IRONMAN South Africa
Leon's headline numbers
Carbohydrate is the main fuel you burn when racing. Failing to fuel properly is a leading cause of underperformance in longer races.
As is the norm for Leon, he carried all of his fuel on the bike from the start by squeezing a PF 90 Gel into each of his three bottles and carrying an additional two PF 30 Gels and two PF 30 Caffeine Gels in his bento box. Alongside this, Leon carried and ate his traditional chocolate bar, which he says just gives him a bit of satisfaction to eat, and breaks up eight hours of eating sports products! In all, this meant he averaged ~124g of carb per hour, which is an impressive feat, further supporting the emerging science suggesting highly trained athletes can tolerate carbohydrate intakes in excess of 100g per hour without issue. Whilst on the run, Leon carried a further eight gels. This Instagram post perfectly illustrates how he managed to carry them all in his trisuit, which is a neat way to store his fuel without having his hands full.
Taking on board an appropriate amount of fluid and sodium is essential to maintaining blood volume and supporting the cardiovascular effort needed to perform on race day.
Whilst the absolute amount of sodium and fluid consumed per hour is important, it’s critical to consider these in relation to each other. This is known as 'relative sodium concentration' and it’s expressed in milligrams per litre (mg/L). How much sodium you’re taking in per litre of fluid is more important than the absolute amount taken in per hour.
Sweat sodium concentration (mg/L) is largely genetically determined and remains relatively stable. Knowing how salty your sweat is enables you to replace a good proportion of your sweat losses, which can range from 200-2,000mg/L.
Given Leon’s losses are High (1,392mg/L), nailing his hydration strategy becomes especially crucial when it’s hot and/or humid.Learn more
During the race it was business as usual for Leon from a hydration standpoint, as he carried all of his electrolytes in premixed bottles, and diluted the concentration with ~800ml of plain water from the on-course aid stations. Super concentrated bottles of PH 1500 are something tht Leon’s practised using a lot, meaning his stomach is comfortable tolerating this rich beverage even before it’s diluted in his stomach. Leon also poured large amounts of water over his head during the run to reduce his perception of heat in the hot and very humid conditions. He also managed to drink a little over ~1.1L per hour via the on-course ‘water pouches’ from the aid stations, which he said “made it much easier to drink larger amounts than the usual cups of water”. Leon’s sodium intake fell significantly on the run compared to the bike, as he only had one Electrolyte Capsule on his way to a 2:47 marathon split. Leon may consider being more consistent with his sodium intake across future races in similar conditions considering his high sweat sodium concentration.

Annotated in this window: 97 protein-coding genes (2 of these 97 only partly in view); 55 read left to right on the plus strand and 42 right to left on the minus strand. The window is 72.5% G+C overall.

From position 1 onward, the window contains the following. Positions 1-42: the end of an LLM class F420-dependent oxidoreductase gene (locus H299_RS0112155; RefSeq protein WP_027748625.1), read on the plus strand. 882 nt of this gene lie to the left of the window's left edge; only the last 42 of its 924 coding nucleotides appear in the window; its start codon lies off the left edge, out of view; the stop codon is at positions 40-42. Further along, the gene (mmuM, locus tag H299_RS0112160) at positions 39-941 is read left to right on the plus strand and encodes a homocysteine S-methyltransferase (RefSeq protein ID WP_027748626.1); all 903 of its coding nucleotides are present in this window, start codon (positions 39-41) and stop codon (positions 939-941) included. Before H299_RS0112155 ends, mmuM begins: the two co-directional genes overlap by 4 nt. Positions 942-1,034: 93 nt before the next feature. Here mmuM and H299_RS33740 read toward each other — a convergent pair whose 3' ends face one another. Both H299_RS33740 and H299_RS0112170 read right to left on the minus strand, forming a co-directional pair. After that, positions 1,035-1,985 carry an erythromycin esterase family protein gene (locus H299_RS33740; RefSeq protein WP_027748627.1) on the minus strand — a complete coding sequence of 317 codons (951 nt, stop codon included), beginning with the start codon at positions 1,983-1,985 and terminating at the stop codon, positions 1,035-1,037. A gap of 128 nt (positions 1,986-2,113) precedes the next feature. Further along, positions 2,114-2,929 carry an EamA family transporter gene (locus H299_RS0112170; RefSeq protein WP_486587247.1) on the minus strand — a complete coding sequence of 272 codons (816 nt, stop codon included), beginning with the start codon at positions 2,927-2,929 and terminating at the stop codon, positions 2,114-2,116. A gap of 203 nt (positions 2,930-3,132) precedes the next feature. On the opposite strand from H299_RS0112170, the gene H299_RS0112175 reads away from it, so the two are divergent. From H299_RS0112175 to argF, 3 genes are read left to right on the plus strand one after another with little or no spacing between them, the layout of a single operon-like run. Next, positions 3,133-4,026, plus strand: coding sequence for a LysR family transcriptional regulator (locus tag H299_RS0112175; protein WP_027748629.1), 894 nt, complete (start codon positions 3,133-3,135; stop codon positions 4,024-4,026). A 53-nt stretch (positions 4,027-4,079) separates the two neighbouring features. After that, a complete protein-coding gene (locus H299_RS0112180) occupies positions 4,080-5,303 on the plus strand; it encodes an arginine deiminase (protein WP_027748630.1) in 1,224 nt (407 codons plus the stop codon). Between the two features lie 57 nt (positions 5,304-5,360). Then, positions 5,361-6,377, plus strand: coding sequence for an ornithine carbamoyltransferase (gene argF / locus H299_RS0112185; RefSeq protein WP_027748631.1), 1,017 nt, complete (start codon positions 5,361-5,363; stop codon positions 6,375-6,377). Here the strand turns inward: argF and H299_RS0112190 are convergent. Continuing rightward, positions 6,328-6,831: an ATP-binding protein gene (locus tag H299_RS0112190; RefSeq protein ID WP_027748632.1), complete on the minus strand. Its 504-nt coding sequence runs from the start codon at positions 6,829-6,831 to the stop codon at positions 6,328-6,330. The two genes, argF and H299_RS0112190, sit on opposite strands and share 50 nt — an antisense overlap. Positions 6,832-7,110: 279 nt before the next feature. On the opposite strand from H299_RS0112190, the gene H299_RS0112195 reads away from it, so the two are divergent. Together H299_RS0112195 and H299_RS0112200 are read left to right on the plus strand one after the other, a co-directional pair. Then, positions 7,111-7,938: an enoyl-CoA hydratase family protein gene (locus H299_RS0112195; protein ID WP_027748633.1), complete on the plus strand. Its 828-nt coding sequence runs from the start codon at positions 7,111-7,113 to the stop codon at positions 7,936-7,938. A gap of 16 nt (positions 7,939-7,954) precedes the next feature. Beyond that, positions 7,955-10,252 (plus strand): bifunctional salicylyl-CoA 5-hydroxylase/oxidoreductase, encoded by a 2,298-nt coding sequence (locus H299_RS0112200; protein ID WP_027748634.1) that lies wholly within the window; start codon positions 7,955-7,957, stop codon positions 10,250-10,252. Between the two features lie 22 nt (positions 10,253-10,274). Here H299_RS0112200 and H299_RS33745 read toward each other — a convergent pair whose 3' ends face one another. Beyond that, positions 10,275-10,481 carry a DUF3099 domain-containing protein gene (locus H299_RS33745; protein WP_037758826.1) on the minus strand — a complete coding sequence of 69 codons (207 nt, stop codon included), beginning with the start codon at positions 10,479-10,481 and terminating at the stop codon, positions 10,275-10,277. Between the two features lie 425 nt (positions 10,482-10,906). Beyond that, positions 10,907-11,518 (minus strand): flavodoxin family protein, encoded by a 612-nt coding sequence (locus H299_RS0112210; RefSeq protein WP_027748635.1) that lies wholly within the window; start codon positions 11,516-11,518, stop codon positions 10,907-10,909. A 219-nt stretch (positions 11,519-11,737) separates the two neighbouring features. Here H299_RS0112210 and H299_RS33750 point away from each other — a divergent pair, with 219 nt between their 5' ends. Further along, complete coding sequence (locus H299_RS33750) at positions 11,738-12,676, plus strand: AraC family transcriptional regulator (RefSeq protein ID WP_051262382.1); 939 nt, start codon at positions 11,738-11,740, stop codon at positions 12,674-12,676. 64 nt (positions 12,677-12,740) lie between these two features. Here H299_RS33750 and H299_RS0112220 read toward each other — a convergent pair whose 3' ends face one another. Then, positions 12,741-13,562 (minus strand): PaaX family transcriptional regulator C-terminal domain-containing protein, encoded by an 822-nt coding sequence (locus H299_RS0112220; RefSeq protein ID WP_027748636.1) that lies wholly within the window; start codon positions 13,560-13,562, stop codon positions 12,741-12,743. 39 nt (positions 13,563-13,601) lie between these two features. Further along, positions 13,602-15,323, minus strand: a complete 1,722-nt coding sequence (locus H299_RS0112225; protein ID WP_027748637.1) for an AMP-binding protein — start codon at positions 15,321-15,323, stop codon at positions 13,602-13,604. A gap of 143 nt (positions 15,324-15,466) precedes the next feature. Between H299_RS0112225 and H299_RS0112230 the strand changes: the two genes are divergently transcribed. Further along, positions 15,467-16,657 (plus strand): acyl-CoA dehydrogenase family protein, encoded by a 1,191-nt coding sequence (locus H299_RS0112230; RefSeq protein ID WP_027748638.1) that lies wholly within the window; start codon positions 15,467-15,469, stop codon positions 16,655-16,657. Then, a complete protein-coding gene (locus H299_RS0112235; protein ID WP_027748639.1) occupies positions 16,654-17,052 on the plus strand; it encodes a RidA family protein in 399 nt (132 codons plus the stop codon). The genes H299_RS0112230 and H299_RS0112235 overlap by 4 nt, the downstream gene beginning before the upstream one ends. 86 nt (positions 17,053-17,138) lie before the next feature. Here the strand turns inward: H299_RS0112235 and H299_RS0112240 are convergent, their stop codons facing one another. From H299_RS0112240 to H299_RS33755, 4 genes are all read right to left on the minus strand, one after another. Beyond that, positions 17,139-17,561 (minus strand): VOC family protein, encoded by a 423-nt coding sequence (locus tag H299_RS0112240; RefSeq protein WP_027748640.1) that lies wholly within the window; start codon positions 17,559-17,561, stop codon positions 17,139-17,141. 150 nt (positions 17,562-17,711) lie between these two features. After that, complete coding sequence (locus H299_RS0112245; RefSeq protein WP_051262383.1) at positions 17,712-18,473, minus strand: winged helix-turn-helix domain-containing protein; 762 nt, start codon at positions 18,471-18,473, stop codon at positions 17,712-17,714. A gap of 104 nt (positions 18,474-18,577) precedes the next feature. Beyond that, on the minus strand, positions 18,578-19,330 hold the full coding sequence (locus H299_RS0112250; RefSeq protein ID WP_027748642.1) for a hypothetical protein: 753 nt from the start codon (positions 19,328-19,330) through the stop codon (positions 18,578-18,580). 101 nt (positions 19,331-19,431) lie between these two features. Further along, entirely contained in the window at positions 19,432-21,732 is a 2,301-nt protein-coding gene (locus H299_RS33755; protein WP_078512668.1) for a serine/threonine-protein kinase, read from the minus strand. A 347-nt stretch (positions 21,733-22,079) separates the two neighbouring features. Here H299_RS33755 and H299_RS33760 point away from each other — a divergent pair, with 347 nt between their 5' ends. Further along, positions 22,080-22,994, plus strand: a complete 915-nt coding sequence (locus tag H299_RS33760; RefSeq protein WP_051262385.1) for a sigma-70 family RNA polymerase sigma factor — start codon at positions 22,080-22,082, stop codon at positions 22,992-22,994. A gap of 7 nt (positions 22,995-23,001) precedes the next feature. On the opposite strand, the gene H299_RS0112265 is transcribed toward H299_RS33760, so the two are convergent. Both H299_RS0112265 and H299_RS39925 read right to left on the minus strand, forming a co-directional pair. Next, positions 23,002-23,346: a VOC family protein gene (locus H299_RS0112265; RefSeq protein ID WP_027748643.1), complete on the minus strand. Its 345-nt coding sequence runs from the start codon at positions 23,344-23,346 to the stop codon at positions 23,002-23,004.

Beyond the Three Levers of Performance (carb, sodium and fluid), caffeine is one of only a few substances that is proven to improve performance for most endurance athletes as it can help stave off mental and physical fatigue.
Leon attempted to take a PF 30 Caffeine Gel around 10 minutes before the swim start, but as the start was delayed, this ended up being ~40 minutes before he dived into the water. Whilst this timing was not thought to be optimal for peaking his blood glucose ready to perform, it will still have provided him with a decent caloric and caffeine hit. The caffeine will likely have been peaking in his bloodstream early on in the swim, and provided him with the associated ergogenic benefits. During the race, Leon’s caffeine intake sat well within the scientific recommendations, and he felt it significantly reduced his perception of effort in the final kilometres.
How Leon hit his numbers
Here's everything that Leon ate and drank on the day...
Leon's weapons of choice
Leon's full stats
There is an adequate level of accuracy in the data collected and the numbers reported. The athlete manages to recall what they ate and drank including most specifics (brands flavours quantities plausible estimations of volumes). However there are estimations made within the data which affect the overall confidence level in the data reported.